PLO dismisses as inadequate move that would allow civilian household items into Gaza but still block exports.
Doubts on the ground as Israel cabinet votes to loosen Gaza blockade
RAMALLAH // The Israeli government yesterday voted to allow more goods into Gaza, slightly easing its years-long blockade of the impoverished strip of land, in a move denounced as insufficient by Palestinian politicians of all stripes.
The security cabinet vote came after more than two weeks of sustained international pressure following Israel's raid on a flotilla of ships carrying humanitarian supplies that left nine Turkish activists dead. A statement released from the office of Benjamin Netanyahu, the Israeli prime minister, said Israel would "expand the inflow of materials for civilian projects that are under international supervision" but "continue existing security procedures to prevent the inflow of weapons and war material".
There was no word on how the new policy would be implemented and there is no change in the maritime blockade. Under the new measures Gazans will not be able to export to the outside world. The statement, moreover, did not specify what products will be allowed through, although Palestinian sources suggested Gazans will now be able to import all food items, toys, stationery, kitchen utensils, mattresses and towels.
The entry of building materials will continue to be restricted, though Israel allows a limited amount of cement through for United Nations projects. The news was welcomed cautiously in some quarters of the international community. Catherine Ashton, the European Union's foreign policy chief, said the EU stood ready to support Israel's stated intention to ease the blockade on the Gaza Strip with a mission on the ground. "I look with great interest at what the Israeli cabinet is saying. This is an in-principle statement ... obviously the detail is what matters," Ms Ashton said yesterday.
The EU had earlier endorsed a plan by Tony Blair, the representative of an international quartet comprising the UN, the US, the EU and Russia, in which Israel would draw up a plan for banned goods, rather than one of permitted goods, in an effort to free up trade. The Israeli announcement falls short of that measure, although Mr Blair is likely to see the announcement as a step forward.
The UN was less enthusiastic, with the UN secretary general Ban Ki-moon saying yesterday he was "encouraged" by Israel's decision, but that the UN "continues to seek a fundamental change in policy". Palestinians, meanwhile, criticised the move as insufficient. Saeb Erekat, the PLO's chief negotiator said in a statement: "With this decision, Israel attempts to make it appear that it has eased its four-year blockade and its even longer-standing access and movement restrictions imposed on the population of Gaza. "The facts are that a siege against 1.5 million people in the Gaza Strip continues. Either Israel lifts the siege completely or it continues to violate international law and basic morality." Hamas officials also rejected the announcement as a media stunt. Spokesman Sami Abu Zuhri, said the goods now permitted entry were of "secondary importance", citing especially the need in Gaza for construction materials. "What is needed is a complete lifting of the blockade. Goods and people must be free to enter and leave."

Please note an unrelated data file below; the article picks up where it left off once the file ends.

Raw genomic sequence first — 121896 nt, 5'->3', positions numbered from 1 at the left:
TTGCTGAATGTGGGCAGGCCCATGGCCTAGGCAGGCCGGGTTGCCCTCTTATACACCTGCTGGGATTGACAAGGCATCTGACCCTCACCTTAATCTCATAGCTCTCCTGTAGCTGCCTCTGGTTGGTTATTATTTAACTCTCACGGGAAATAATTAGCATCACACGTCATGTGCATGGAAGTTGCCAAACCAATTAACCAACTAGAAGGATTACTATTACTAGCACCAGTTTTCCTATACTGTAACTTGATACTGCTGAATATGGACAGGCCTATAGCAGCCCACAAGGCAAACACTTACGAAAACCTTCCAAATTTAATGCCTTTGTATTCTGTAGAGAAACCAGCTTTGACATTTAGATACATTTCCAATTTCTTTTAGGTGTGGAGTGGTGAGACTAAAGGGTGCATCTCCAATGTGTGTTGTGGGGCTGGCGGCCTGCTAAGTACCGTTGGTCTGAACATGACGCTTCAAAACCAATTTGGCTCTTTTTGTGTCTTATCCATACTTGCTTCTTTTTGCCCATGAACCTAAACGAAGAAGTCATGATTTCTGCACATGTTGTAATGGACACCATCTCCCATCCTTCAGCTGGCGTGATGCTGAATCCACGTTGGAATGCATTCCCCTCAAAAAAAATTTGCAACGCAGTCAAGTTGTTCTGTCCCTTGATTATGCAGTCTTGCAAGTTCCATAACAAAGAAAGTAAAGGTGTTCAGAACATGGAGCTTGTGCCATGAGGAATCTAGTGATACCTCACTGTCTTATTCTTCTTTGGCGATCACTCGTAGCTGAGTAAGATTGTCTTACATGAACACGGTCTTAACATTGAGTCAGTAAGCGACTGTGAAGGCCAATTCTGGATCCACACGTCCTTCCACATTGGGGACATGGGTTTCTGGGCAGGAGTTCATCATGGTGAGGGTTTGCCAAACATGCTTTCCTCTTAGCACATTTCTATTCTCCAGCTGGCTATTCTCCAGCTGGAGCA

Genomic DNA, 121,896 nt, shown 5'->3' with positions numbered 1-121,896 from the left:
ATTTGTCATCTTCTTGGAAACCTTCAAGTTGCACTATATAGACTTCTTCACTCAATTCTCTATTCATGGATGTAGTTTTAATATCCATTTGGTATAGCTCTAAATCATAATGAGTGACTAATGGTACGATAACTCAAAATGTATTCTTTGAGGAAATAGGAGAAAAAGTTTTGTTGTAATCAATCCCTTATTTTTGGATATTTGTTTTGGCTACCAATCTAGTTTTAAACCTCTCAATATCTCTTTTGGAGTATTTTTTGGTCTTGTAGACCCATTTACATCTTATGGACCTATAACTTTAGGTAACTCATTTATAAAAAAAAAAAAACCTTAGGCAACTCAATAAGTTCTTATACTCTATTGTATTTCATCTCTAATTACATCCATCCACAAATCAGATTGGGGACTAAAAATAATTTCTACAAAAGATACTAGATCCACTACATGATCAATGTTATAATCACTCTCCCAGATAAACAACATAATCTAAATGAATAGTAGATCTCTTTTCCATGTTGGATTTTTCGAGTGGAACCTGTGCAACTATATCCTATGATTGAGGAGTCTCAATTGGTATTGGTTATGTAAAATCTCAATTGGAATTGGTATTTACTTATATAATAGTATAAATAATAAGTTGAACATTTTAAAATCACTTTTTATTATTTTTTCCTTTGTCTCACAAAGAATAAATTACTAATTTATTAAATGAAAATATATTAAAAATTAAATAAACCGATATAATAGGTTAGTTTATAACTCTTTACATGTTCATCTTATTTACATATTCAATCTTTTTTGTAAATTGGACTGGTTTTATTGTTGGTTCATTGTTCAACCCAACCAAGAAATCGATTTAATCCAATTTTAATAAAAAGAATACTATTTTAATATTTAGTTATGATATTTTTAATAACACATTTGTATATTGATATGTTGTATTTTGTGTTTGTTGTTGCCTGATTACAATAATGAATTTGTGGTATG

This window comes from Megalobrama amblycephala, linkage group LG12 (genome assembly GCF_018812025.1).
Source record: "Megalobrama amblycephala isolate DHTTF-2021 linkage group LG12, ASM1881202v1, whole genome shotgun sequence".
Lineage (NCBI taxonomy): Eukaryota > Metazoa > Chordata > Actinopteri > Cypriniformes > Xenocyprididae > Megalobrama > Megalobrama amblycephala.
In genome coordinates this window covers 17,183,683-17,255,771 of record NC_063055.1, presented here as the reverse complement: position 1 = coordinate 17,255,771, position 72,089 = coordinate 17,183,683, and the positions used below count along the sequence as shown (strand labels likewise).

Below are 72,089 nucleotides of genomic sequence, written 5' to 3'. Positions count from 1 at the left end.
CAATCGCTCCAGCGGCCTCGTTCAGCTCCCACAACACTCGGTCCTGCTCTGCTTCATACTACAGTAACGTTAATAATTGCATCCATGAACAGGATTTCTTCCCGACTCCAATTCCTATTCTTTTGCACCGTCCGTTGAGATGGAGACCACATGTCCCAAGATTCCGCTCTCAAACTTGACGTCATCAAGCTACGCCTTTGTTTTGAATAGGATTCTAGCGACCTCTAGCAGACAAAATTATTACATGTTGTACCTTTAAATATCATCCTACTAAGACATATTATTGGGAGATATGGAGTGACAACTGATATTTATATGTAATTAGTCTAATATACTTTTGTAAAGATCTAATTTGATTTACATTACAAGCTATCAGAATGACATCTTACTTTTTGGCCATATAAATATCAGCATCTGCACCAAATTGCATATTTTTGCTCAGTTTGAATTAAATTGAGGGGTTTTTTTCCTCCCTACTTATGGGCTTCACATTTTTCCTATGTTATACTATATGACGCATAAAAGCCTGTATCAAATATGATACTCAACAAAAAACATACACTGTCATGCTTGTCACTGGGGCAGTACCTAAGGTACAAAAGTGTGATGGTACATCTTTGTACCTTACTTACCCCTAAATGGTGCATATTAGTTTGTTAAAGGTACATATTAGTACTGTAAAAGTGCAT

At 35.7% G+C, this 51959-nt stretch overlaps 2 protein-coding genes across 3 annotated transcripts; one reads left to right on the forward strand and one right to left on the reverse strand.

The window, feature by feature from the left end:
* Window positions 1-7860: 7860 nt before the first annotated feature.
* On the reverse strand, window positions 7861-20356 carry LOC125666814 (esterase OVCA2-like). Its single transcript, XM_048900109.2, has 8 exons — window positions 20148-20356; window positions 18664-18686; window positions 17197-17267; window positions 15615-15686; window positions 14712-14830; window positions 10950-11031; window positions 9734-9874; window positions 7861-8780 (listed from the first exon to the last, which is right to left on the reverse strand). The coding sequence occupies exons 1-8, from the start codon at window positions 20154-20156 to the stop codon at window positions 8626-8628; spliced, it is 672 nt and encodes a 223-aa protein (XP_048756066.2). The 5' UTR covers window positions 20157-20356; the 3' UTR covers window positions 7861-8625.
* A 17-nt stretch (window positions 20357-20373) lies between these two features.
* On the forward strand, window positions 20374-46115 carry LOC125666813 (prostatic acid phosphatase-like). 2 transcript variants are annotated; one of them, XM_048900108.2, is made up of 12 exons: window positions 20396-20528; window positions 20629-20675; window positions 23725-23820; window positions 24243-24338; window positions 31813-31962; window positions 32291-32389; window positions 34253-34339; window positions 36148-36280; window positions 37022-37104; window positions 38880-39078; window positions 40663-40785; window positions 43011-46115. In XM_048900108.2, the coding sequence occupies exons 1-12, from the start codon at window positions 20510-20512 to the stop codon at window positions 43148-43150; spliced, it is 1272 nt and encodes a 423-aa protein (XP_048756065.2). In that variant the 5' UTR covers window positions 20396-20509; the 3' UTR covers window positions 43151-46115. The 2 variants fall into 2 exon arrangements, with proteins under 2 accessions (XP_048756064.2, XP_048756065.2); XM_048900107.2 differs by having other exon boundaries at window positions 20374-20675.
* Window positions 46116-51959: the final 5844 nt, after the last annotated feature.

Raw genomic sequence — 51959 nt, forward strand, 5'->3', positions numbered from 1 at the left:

While the announcement marks a climbdown for the Israel, which had vowed to maintain the blockade against the Islamist movement that rules Gaza, there is little sign that it will hurt Mr Netanyahu politically. Yossi Alpher, a Tel Aviv-based Israeli analyst, said: "Netanyahu has been able to play the nationalist card very successfully in the wake of the raid. Part of this is the failure of the opposition to take advantage of the fiasco, part of it is that the antagonist in this case is seen as Islamist Turkey. All of it allows Netanyahu to make these kinds of concessions without losing popular support." In fact, argued Mr Alpher, the easing of the blockade, however successfully Mr Netanyahu is able to present it domestically, marks an "out-and-out victory for Hamas". "Israel could long ago have sent a message to Hamas that it would discuss relaxing the blockade to see what Hamas would give in return. As it is, Hamas made absolutely no concessions and hasn't been asked to make a concession."
The real impact on the ground in Gaza is likely to be minimal. The reconstruction of more than 6,000 buildings that the Israeli army destroyed during its offensive in 2008-2009 has yet to begin, along with crucial infrastructure repair work, and cannot get off the ground until construction materials are allowed in to the enclave. Industry, meanwhile, which has been decimated by the blockade is also unlikely to feel any change. The point is not lost on ordinary Gazans. "Are we supposed to be grateful to Israel now?" said Eyad Sarraj, a Gazan psychiatrist and political activist. "Giving some chocolate to sweeten the siege is not the answer. The answer is complete freedom and sovereignty." @Email:firstname.lastname@example.org With additional reporting by Vita Bekker in Tel Aviv.